I want to offer two main ideas about how to think about the decline of America's governance capacity and effectiveness.

    First, I want to suggest that we cannot understand how our democratic institutions are designed and how they function without recognizing that a uniquely American cultural sensibility and understanding of democracy--one that I view as excessively romantic, particularly in the forms it takes today--informs a good deal of the ways we design and reform our democratic institutions. This uniquely romantic conception of democracy has, I believe, perversely contributed to the decline of our formal political institutions. This will be one of my themes: the dangers of democratic romanticism.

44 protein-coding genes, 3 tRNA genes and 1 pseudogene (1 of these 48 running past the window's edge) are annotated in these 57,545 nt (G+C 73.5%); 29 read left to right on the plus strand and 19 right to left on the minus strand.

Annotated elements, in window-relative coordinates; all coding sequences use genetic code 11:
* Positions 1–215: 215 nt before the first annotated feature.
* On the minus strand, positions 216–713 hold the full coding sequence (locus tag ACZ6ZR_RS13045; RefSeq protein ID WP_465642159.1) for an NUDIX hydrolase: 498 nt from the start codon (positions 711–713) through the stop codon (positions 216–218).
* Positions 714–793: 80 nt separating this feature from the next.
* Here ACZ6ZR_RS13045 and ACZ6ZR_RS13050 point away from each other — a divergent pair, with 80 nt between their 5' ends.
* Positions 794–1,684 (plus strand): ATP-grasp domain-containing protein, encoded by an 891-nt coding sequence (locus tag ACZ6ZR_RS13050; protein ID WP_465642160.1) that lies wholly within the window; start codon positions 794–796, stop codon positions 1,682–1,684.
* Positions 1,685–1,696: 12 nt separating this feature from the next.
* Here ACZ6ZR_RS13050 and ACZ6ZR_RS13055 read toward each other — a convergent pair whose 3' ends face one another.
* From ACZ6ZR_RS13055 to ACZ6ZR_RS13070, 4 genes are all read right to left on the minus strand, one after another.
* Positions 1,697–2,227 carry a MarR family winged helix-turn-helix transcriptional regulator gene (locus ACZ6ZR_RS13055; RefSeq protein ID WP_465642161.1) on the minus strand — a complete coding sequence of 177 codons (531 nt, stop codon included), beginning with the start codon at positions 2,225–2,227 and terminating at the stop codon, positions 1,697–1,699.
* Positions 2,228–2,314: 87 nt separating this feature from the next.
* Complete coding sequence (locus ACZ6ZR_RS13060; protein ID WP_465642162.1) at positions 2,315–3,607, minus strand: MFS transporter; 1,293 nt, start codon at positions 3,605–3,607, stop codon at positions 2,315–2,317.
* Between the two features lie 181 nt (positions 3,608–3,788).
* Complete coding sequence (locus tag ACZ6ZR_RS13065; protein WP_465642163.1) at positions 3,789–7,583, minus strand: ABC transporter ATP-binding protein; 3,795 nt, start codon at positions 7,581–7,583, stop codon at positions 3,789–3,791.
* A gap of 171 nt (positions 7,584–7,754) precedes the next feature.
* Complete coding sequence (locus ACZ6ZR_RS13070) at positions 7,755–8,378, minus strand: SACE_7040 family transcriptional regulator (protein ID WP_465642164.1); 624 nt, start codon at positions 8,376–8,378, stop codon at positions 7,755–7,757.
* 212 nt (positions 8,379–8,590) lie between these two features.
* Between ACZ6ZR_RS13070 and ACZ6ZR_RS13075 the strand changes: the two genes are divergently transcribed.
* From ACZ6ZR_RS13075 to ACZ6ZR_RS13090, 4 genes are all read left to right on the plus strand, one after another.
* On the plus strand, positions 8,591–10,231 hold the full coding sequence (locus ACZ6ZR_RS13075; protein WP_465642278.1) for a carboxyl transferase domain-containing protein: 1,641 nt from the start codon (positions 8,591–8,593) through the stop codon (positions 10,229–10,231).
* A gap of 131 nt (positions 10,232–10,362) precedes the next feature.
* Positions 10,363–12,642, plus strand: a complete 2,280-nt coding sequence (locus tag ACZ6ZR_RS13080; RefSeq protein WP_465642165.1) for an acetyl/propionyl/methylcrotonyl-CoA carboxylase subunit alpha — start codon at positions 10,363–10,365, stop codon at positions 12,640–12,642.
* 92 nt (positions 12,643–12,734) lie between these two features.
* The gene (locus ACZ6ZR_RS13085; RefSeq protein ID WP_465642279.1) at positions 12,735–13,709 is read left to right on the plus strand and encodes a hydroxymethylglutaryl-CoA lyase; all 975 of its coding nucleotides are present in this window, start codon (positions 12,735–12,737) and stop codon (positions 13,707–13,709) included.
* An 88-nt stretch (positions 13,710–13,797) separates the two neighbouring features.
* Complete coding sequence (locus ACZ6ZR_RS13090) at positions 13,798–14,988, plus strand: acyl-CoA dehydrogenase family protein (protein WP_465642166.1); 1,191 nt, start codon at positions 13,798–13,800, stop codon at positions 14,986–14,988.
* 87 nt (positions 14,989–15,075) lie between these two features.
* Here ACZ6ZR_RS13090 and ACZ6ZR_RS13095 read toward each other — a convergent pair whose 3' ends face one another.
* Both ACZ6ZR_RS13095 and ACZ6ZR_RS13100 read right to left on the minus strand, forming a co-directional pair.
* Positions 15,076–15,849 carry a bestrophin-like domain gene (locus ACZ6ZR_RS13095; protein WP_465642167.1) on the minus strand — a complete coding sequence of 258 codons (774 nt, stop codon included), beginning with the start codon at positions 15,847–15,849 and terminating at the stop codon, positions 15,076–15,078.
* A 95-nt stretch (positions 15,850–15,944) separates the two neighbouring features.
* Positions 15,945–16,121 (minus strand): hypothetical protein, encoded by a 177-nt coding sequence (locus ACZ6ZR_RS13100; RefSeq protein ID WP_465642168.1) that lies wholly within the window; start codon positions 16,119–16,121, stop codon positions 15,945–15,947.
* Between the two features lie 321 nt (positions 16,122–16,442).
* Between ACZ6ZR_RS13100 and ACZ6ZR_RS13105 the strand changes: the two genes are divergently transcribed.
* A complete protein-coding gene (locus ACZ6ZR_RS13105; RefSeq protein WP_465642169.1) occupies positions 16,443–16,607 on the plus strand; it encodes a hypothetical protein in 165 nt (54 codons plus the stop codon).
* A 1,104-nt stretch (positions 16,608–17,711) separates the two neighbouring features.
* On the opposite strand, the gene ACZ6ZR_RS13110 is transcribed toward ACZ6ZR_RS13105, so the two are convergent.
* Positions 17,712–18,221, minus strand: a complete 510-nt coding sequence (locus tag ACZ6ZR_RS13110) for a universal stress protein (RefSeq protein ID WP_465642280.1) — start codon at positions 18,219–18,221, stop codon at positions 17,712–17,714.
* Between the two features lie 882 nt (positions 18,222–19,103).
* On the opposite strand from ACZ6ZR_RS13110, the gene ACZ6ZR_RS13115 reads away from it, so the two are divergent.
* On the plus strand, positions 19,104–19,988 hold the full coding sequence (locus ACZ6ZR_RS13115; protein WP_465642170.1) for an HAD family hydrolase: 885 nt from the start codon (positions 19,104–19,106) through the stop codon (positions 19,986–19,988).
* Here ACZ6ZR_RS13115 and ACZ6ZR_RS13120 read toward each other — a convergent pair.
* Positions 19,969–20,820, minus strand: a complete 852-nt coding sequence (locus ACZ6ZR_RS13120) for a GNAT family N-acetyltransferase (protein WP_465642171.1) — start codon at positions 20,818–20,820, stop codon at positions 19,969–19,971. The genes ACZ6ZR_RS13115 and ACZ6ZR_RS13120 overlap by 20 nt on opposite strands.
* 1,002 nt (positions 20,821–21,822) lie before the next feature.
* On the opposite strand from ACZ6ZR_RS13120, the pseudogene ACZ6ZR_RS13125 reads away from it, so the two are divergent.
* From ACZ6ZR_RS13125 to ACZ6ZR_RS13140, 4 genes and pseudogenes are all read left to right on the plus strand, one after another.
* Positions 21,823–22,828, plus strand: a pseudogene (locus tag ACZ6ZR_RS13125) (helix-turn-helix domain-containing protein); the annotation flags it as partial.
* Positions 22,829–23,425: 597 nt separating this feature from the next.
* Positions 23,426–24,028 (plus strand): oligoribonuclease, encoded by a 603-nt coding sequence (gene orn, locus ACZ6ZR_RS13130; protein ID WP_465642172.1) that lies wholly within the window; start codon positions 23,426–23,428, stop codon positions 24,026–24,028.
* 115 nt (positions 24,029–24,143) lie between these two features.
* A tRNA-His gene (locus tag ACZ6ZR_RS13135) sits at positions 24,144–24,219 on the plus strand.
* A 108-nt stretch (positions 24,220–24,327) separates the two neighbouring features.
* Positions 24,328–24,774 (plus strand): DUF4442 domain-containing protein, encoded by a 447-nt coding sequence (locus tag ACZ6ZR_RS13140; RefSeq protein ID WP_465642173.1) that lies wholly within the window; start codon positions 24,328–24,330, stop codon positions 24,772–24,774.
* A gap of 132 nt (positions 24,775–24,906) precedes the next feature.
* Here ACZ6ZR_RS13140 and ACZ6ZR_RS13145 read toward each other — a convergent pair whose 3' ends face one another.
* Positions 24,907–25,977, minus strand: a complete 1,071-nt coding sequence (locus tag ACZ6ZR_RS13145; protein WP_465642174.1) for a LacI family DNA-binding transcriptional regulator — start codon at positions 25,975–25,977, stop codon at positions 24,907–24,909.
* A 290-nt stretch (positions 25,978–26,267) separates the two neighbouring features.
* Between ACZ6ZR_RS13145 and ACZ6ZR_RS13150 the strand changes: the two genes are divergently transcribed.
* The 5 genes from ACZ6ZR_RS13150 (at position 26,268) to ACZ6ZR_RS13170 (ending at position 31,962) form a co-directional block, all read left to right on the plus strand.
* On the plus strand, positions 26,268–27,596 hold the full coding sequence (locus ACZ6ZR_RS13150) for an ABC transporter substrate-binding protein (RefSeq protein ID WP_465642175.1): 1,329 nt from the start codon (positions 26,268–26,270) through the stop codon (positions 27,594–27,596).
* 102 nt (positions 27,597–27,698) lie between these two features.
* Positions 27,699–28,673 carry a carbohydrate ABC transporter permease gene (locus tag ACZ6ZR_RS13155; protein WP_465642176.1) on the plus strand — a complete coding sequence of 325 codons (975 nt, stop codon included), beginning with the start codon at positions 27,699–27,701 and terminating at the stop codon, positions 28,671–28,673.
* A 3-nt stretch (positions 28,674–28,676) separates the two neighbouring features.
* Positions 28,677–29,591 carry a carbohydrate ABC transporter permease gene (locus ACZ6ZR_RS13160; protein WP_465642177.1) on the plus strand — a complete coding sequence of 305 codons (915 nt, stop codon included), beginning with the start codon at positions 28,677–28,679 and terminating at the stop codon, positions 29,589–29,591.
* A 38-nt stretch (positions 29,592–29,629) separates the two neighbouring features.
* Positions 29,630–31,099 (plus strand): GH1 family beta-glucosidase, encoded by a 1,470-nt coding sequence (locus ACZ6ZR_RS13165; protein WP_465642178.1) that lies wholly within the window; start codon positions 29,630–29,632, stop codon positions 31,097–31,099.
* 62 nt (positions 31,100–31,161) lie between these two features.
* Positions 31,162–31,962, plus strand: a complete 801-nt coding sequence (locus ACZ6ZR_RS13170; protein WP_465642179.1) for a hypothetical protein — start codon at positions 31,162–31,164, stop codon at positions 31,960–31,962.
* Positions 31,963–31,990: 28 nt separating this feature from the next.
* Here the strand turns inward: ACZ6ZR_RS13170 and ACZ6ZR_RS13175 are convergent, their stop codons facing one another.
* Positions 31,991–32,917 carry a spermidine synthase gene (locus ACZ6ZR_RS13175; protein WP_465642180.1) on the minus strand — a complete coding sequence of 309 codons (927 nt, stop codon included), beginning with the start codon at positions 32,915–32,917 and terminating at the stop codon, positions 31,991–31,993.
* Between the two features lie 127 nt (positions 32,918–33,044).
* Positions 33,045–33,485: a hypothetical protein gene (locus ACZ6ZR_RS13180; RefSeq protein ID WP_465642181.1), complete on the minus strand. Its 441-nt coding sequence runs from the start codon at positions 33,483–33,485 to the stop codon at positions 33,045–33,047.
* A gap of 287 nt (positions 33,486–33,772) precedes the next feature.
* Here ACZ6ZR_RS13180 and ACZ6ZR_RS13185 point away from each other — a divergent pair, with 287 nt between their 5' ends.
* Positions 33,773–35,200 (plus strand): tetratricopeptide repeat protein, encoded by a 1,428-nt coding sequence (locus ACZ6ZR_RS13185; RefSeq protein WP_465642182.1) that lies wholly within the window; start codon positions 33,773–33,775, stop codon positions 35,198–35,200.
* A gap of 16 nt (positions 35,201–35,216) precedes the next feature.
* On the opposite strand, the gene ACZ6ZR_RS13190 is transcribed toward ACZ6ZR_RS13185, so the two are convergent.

Second, in diagnosing the causes of government's limited capacity to function effectively, there is a widespread temptation to focus on how polarized the two dominant political parties have become (as well as on whether polarization is asymmetric between the two parties). (8) Much of the commentary on polarization has focused on the difficulty of fitting America's increasingly parliamentary-like political parties into the Constitution's institutional architecture of a separated-powers system. (9) The understandable concern that many have today is whether in times of divided government--but not only then, given the Senate filibuster rule, which remains in place on policy matters--the absence of a "majority government" will make it too difficult to generate the kind of concerted political action required for legislation.